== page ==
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Transition to secondary school: Student achievement and teacher practice
thesisposted on 2023-05-27, 08:44 authored by Hopwood, B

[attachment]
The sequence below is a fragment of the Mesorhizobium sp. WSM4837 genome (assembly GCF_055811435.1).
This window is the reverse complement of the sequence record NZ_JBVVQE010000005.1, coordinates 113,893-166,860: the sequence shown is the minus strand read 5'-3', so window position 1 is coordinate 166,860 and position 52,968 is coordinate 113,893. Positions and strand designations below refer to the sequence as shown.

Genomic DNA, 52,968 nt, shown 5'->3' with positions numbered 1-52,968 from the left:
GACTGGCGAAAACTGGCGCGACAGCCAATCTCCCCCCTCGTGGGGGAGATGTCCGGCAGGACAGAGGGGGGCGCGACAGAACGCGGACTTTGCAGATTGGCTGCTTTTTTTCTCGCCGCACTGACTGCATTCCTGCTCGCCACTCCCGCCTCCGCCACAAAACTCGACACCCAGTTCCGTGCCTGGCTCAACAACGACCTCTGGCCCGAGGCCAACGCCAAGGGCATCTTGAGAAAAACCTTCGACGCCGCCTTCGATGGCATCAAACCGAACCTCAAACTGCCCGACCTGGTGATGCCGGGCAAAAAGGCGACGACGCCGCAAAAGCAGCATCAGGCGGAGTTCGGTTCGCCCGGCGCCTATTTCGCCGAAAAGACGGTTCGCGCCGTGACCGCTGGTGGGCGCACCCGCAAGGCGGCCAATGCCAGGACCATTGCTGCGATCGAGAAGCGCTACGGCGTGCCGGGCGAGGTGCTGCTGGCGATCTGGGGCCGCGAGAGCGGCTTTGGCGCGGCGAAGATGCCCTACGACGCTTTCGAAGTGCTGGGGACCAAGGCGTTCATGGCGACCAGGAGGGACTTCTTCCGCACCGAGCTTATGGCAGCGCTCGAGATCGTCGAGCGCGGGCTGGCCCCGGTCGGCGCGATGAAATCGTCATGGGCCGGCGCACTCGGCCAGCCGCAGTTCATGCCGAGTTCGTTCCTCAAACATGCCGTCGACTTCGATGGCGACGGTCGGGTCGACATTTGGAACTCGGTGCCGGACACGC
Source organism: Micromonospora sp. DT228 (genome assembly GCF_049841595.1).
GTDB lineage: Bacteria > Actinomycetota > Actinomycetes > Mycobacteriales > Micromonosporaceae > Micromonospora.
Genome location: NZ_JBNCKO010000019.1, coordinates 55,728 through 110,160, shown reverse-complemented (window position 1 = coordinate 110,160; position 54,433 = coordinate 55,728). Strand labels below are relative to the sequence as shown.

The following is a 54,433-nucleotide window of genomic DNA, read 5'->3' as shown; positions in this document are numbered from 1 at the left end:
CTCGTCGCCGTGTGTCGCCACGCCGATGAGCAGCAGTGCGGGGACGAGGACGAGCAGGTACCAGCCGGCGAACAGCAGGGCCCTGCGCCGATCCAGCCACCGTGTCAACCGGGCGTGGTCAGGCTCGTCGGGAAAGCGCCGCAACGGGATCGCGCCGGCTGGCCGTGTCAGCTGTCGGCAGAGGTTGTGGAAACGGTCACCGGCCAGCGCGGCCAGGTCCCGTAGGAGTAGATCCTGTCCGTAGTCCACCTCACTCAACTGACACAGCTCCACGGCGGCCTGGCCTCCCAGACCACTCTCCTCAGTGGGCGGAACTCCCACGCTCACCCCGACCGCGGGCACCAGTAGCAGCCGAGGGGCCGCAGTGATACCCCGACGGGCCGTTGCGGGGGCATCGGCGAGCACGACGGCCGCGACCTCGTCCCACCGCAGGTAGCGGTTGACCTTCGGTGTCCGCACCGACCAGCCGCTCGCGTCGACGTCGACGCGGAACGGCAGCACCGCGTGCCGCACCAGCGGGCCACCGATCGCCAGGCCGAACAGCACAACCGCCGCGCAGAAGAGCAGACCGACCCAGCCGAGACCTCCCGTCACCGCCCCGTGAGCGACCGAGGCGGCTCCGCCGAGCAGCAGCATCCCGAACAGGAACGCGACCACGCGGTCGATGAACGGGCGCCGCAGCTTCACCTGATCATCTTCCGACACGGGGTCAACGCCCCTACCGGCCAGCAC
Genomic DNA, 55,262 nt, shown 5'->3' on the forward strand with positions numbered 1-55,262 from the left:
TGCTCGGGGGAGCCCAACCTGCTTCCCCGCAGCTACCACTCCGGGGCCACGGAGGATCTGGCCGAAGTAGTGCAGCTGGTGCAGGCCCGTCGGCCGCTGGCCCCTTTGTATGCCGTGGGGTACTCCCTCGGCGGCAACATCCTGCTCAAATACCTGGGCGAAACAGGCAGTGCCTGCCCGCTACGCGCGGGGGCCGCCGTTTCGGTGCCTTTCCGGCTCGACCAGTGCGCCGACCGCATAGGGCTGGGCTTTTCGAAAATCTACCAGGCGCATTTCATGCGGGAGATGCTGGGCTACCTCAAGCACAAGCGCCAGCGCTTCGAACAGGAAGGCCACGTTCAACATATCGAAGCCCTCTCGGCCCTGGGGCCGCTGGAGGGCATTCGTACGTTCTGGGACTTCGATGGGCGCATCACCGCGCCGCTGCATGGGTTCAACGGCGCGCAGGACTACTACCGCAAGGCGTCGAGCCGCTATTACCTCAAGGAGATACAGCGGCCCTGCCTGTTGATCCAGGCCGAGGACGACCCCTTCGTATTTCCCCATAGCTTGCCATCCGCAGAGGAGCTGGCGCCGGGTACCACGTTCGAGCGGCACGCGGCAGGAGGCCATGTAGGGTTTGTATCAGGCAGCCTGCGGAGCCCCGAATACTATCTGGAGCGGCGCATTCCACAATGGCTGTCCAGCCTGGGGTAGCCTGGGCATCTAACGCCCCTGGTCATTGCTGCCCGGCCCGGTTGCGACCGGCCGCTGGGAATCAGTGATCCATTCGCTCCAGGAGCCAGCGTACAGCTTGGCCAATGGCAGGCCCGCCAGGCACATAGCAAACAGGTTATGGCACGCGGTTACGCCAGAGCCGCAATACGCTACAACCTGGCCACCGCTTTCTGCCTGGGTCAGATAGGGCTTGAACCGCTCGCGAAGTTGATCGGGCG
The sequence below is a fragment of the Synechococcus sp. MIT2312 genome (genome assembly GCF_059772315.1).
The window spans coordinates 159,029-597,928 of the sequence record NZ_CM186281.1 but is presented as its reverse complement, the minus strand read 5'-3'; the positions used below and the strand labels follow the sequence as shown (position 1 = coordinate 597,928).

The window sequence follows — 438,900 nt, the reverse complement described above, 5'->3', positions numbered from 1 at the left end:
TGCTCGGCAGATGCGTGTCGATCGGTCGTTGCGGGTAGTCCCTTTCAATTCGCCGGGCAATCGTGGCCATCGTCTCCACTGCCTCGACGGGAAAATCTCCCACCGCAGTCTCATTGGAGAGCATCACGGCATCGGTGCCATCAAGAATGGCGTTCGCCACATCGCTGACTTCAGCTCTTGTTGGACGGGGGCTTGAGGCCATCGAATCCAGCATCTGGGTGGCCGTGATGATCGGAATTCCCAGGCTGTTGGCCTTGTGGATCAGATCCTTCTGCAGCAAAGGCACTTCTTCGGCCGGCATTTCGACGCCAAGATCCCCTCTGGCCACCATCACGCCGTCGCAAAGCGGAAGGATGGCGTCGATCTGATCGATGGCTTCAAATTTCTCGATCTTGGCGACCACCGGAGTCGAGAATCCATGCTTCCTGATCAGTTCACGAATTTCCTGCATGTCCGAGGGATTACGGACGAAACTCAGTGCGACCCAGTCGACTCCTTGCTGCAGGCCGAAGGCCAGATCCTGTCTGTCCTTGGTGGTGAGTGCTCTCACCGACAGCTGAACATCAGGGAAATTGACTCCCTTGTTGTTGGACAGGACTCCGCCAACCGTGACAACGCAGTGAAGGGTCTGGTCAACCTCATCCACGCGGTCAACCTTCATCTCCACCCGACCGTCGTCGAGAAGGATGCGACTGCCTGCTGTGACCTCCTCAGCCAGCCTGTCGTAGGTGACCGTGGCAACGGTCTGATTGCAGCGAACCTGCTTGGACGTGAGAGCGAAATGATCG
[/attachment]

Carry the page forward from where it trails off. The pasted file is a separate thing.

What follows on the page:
This research explored the impact that transition, the move students make from Year 6 to Year 7, had upon adolescent students‚ÄövÑvº reading and spelling achievement. The research also sought to investigate teachers‚ÄövÑvº perceptions of the transition phase. Based on Vygotsky‚ÄövÑvºs socio-cognitive learning theory and his notion of a student‚ÄövÑvºs zone of proximal development (ZPD), the study was guided by six research questions. Three questions explored the impact of transition on students‚ÄövÑvº literacy achievement as determined by the Progressive Achievement Test in Reading (PAT-R) and the Single Word Spelling Test (SWST). These included an exploration of the type of transition students undertook (internal transition, staying on the same campus or external transition, changing school campuses) and school socioeconomic status (SES). Three questions were also asked to gather data about the types of programs and practices teachers were using to teach literacy and prepare students for the transition into secondary school. Ten coeducational government schools from the state of Tasmania were chosen for the research. A combination of primary, secondary and district schools from both rural and urban areas were included. Two groups of participants were included in the investigation: students and teachers. Student participants consisted of 244 adolescents, who ranged in age from 11 to 13 years old. A total of 19 teachers from primary, secondary and district schools constituted the second participant group. The research took place over three phases. In phase 1, students completed the PAT-R and SWST whilst in their final year of primary school (Year 6). In phase 2, students completed the PAT-R and the SWST for a second time after they had transitioned to secondary school (Year 7); and in phase 3, teacher participants undertook a series of one-on-one interviews with the researcher. Data were analysed using a mixed methods approach. Students‚ÄövÑvº test data were analysed quantitatively using a series of statistical analyses, including ANOVA and MANOVA tests. The analysis revealed that, for the overall cohort, students‚ÄövÑvº PAT-R scores significantly declined from Year 6 to Year 7. In comparison, students‚ÄövÑvº SWST scores remained steady from Year 6 to Year 7. Students from only one school experienced increases in both their PAT-R and SWST scores across transition. Teacher participant data were analysed qualitatively using a modified approach to thematic analysis, and three common patterns emerged from this analysis. The results revealed that teachers from separate primary and secondary school campuses engaged in less communication than teachers from district schools. Primary and secondary school teachers also perceived a greater lack of curriculum continuity and awareness between Year 6 and Year 7 than district school teachers. All teacher participants stated that an increase in teacher support was needed to enhance the transition experience for students. In conclusion, this study presents three distinctive contributions to the understanding of the primary to secondary transition. First, attention needs to be paid to the transition phase and the impact this can have upon students‚ÄövÑvº literacy achievement. Second, greater communication and increased levels of curriculum continuity and awareness are needed between primary and secondary school campus teachers. Finally, an increase in teacher support is needed to enable teachers to promote and support successful transition experiences.
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